If the Eye One monitor profiles really are entirely to spec, then it seems
    either a) Photoshop has a problem with them, or b) the V4 ICC spec has
    functionality. In the latter case, I'm not sure why it was felt necessary to
    do this.

    I stress though that I did probably exaggerate this issue. I'm a lot more
    than I was initially.

    Greg, Jan 25, 2004
  9. Greg

    Greg Guest

    Note that this subject is also being discussed at
    This message seems key:
    but I still don't understand it. :) Perhaps others here will benefit more
    from that post.
    In that post there is a further link, to a forum on I
    don't have an
    account on that site, so I can't access it.

    Greg, Jan 25, 2004
  10. the quote is OK but you need to understand it a little more.

    In case of the CRT, the media whitepoint is the CRT screen itself when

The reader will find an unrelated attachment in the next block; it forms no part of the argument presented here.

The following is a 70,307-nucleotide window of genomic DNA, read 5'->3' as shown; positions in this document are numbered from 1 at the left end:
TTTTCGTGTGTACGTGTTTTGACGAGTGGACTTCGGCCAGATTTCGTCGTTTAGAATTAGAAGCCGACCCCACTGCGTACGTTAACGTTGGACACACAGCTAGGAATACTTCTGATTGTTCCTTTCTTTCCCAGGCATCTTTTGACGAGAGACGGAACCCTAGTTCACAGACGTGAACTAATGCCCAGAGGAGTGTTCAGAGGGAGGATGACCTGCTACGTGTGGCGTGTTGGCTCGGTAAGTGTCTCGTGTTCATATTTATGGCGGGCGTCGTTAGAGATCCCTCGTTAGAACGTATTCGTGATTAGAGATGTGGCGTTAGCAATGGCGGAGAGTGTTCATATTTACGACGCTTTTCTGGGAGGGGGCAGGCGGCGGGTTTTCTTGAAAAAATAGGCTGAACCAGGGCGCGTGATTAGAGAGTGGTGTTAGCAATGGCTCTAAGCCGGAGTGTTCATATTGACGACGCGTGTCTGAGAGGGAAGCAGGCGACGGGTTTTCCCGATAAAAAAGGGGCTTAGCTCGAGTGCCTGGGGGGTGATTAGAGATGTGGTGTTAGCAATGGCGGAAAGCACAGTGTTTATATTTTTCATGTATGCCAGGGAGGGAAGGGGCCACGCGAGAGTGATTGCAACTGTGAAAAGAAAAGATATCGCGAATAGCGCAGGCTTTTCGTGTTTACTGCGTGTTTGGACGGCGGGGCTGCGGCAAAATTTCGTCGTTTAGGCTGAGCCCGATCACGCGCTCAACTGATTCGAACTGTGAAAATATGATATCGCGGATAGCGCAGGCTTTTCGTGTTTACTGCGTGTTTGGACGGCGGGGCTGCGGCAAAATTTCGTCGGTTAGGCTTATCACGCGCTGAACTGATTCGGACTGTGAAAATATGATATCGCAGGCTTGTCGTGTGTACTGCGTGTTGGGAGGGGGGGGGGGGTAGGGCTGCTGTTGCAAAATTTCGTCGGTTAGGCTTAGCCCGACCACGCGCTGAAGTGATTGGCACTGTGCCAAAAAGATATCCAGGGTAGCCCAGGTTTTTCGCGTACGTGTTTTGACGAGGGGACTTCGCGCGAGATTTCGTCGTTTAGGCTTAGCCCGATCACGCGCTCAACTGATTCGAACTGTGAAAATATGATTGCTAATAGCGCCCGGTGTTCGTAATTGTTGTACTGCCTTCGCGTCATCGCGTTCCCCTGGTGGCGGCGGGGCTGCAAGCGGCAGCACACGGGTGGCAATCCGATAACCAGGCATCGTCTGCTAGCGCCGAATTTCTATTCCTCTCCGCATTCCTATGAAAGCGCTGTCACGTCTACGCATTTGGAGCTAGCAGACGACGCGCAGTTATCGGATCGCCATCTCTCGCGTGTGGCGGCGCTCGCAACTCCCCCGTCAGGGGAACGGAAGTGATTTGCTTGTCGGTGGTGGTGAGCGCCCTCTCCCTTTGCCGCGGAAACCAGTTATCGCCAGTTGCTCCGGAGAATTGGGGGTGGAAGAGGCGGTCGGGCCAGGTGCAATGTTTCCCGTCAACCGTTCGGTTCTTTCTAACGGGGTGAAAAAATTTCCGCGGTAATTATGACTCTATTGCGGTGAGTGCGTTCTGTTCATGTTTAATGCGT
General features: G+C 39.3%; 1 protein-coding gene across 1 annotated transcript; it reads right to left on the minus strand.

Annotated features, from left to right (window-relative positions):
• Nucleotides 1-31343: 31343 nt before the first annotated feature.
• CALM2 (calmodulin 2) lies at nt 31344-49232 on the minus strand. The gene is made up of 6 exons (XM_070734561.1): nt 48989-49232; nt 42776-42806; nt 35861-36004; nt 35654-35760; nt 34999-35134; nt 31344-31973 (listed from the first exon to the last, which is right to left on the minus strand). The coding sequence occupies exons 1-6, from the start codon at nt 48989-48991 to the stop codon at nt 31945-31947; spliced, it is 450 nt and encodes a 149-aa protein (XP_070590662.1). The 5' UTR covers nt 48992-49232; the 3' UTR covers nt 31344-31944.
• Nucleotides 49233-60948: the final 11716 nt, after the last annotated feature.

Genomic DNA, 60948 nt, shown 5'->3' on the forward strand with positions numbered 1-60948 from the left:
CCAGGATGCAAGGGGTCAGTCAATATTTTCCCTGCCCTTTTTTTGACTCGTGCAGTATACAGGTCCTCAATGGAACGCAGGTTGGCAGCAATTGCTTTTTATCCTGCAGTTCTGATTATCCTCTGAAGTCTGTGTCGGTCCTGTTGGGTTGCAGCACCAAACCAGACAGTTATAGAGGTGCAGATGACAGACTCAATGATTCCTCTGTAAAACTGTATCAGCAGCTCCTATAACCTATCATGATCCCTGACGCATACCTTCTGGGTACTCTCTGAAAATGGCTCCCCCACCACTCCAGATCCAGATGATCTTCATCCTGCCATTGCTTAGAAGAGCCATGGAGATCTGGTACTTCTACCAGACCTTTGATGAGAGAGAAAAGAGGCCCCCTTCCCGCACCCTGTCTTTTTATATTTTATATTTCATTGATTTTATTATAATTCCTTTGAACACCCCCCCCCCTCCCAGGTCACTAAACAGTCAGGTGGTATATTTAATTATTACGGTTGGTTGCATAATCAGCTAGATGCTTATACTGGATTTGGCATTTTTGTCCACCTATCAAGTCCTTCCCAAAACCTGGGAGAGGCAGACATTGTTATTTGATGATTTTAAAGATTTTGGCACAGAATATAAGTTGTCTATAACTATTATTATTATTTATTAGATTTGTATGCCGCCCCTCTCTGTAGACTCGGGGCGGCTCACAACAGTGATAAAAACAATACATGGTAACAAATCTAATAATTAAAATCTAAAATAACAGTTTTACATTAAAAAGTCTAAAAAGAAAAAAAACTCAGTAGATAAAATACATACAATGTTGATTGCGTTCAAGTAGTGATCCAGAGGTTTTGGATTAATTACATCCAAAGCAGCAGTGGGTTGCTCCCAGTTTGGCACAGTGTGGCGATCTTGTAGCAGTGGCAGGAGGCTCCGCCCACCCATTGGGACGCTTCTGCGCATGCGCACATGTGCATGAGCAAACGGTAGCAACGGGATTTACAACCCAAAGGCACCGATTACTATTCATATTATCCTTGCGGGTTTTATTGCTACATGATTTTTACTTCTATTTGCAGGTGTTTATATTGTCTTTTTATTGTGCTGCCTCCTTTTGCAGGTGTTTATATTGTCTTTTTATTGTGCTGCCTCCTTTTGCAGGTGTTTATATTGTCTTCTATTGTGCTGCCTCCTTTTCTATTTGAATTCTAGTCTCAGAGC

driven with 255,255,255.

    What the quote instructs is that the actual measured hardware
    whitepoint of the CRT has to specified (as D50) XYZ value in that
    profile tag. It does NOT require that the actual hardware whitepoint
    of the CRT should be set to D50. Or you could set the media whitepoint
    tag to D50 and set the chromatic adaptation tag in such way that it
    converts the media whitepoint tag that holds the D50 to the actual
    hardware whitepoint, the result is the same and does NOT require that
    the actual hardware whitepoint of the CRT should be set to D50.

    What you say is the very same as to require that the users of what
    ever printed matter should "set" the actual paper surface of the
    prints to D50 chromaticity. Pretty hard thing to do.

    Timo Autiokari
    Timo Autiokari, Jan 25, 2004
  11. Greg

    Greg Guest

    Again, understood/agreed, and I never said this.
    The media whitepoint tag *must* be set to D50. It's not correct to say that
    "you could".
    It *must* be.
    But you are putting words into my mouth.

    All I'm saying is this:
    1. Eye One Match created profiles do, always, have a media whitepoint tag of
    D50 (very very close, anyway). This is regardless of the hardware whitepoint
    I calibrate to, and regardless of the whitepoint I enter into the profiling
    software. The software definitely caters for different hardware
    whitepoints. The fact that Eye One Match always writes a media whitepoint